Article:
Simanaitis Says

On cars, old, new and future; science & technology; vintage airplanes, computer flight simulation of them; Sherlockiana; our English language; travel; and other stuff


AN ICE CREAM car is a grand subject of daydreams. It’s not for mobility in the ordinary sense, commuting and the like. It might not even have the pedigree for inclusion in proper old car events. However, as its name suggests, it’s great for rolling out of the garage on a nice afternoon, dusting it off, firing it up and motoring off for an ice cream.

If the best ice cream shop happens to be in the next county, all the better.

I’ve been musing about my ultimate ice cream car, initially with a list of several. Here are the final four.


Morgan Plus Four 4-Passenger Family Tourer.

To me, a Morgan’s primary shortcoming is having already had custodianship: “Been there; done that.” See A Morgan’s attraction is traditional feel combined with relatively straightforward upkeep, a vintage Bentley crossed with Checker cab. Well, maybe not that crossed….

Dellow Mk. II.

Dellow Mk. II.

As noted a while back (, a Dellow is so English it makes one’s teeth ache. It’s intended for the peculiarly English sport of trials, or “mud-plucking,” though I’m attracted by historical aspects. Steel was in short supply in post-World-War-II England, yet there was a glut of aluminum. Vintage bits traditionally made of steel—or wood—are aluminum on a Dellow. Even better, many Dellow chassis were fabricated from war-surplus rocket launching tubes. Some Dellows still retain the government “mil. spec.” stenciled there.

Unfortunately, the Dellow is a diminutive car (10 in. shorter overall than a modern Mini). I sampled a Dellow years ago, but recognize that it looks like a clown car driven by the likes of me.


1931 Bugatti Type 43 Grand Sport, its first owner, Crown Prince Leopold of Belgium. This example is offered by Kidston SA;

The Type 43 is a road-going version of Bugatti’s Type 35 race car. The Grand Sport is elegantly potent in appearance. It makes all the proper vintage whines, whirs, grumbles and snarls. Alas, back in 2008 one went for a bit more than $1.7 million at Bonham’s Automobiles d’Exception in Paris).

On the other hand, what’s the point of dreams, but for cars like the Type 43 Grand Sport?


The latter-day C4R starred in R&T’s extensive comparison of rooms at the famed Madonna Inn in San Luis Obispo, California. In ambient temperatures that would instantly melt any ice cream, the C4R proved to be unfussy—dare I say “practical”? This and other C4R images from R&T, December 1998, March 1999.

Back in 1998, the son of distinguished sportsman Briggs Cunningham, Briggs III, and his sons, Robert and Brian, were encouraged to build what’s termed a “Continuation Series” of the Cunningham 1952 C4R Le Mans roadster. The result was a total of four museum-quality replicas at around $160,000 a piece. For an excellent mini-history of the C4R Continuation Series, see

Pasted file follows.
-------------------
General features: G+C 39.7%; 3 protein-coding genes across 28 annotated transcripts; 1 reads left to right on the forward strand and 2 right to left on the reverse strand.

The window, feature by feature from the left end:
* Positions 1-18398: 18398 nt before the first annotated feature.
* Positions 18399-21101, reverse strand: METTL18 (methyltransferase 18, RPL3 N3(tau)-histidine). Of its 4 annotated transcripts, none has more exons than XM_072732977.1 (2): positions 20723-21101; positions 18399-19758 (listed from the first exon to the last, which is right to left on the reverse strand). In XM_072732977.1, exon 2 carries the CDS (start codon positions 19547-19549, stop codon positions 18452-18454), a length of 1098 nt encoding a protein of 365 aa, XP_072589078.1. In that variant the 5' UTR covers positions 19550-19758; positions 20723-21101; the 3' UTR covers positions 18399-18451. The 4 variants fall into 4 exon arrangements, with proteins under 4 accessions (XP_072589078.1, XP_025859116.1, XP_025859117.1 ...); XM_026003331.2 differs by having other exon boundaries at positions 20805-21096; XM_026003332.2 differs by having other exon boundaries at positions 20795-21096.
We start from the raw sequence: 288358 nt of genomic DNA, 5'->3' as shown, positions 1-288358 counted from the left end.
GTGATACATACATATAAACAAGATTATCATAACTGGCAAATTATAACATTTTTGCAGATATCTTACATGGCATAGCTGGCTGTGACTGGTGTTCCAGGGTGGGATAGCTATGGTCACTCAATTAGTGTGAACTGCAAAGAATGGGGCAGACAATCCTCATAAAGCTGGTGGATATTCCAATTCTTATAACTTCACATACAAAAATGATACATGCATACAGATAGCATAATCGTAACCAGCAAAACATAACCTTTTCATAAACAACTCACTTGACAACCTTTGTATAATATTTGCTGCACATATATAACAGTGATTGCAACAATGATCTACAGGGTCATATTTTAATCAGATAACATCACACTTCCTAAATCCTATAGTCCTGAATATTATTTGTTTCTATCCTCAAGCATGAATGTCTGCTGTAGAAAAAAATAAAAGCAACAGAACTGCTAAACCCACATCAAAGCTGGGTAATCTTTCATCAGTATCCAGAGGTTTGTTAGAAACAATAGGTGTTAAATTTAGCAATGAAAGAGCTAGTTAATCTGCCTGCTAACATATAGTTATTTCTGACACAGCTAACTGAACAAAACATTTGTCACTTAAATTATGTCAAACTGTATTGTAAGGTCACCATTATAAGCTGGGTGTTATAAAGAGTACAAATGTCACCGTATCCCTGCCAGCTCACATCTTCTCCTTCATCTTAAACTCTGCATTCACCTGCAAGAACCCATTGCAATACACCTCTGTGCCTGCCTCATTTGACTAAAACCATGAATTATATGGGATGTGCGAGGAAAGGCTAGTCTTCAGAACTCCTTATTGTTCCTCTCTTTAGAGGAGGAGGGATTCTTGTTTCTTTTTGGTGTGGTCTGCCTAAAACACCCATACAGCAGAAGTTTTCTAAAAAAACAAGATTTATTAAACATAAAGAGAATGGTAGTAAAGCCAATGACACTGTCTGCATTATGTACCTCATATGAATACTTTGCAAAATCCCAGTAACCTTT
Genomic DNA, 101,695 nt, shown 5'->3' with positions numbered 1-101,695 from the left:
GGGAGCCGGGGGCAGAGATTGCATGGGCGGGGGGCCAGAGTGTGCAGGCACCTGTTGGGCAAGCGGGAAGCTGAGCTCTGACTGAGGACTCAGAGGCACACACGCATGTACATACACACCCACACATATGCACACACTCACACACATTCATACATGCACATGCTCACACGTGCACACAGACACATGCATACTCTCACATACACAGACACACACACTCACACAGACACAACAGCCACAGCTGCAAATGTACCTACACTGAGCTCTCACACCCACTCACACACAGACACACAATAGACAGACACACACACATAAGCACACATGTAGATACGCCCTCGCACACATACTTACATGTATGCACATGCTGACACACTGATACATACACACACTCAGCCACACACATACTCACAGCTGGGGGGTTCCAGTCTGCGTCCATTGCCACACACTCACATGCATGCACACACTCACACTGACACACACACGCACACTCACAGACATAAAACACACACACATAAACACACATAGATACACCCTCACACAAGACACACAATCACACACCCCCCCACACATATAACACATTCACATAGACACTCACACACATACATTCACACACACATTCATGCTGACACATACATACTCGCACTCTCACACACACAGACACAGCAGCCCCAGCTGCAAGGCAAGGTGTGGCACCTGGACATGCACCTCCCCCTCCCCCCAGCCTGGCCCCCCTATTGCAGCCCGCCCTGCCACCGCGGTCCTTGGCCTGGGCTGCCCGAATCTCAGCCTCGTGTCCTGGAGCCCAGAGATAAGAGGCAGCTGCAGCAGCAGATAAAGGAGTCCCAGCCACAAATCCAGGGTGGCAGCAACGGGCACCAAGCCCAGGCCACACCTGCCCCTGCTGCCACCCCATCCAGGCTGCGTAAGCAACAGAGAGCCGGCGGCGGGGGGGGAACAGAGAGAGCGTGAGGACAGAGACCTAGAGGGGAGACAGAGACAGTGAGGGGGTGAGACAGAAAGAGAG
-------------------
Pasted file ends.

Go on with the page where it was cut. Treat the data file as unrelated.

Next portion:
I’ve probably driven the C4R Continuation Series—actually two of them—as much as any non-owner: the R&T “Les 24 Heures du Madonna Inn” trip, around southern California during the car’s stay with R&T and a drive from home to the Monterey Weekend.


Not your average ice cream trip: a lunch at Tutti’s (then in Montecito, now Tutti’s Off Main in Ventura). Wife Dottie drove the Jaguar XK8; I piloted the C4R from home to the 1998 Monterey Weekend. Image by Dottie Clendenin.

The latter day C4R is raucous. Like any competition car, everything resonates—and so does the driver. I’ve had great fun with this car, and it rises to the top of my current musings.

More rare

More rare than a Morgan, roomier than a Dellow, less expensive than a Bugatti Type 43 Grand Sport, the Cunningham has it all.

Driving a C4R Continuation Series is a wonderful historical simulation of road racing in the 1950s. It’s a grand hoot!

What’s your list of ultimate ice cream cars? ds

Dennis Simanaitis,, 2013


  1. Marshall Schuon
    May 21, 2013

    This week, it’s my “new” 1990 Jag XJS!

  2. Lee Raskin
    May 21, 2013

    Wacky Arnolt’s Arnolt-Bristol Deluxe Roadster….Vroom, Vroooom!

  3. Gabriel Camacho Agraz
    May 21, 2013

    Thumbs up to any 70s Alfa Spider or MGA.

  4. Kristoffer Skantze
    May 21, 2013

    “More rare than a Morgan, roomier than a Dellow, less expensive than a Bugatti Type 43 Grand Sport, the Cunningham has it all”. 🙂 🙂 🙂

    For me a Jaguar XKSS would do the trick.

  5. John Franklin
    May 21, 2013

    For the family, a 1938 Packard Super 8 convertible. For me solo, D-type Jag.

  6. Larry Pfitzenmaier
    July 1, 2013

    Hi Dennis,

    I am now the lucky owner of the C4R featured above and in the “Madonna” article (and in many other 1998-era periodicals). I wrote the Continuation C4R piece you reference at Larry Berman’s BSC web site. Would love to talk with you someday. I’ll have the car at the Lime Rock Vintage Festival Labor Day weekend. See you there?

    Best regards,
    Larry Pfitzenmaier

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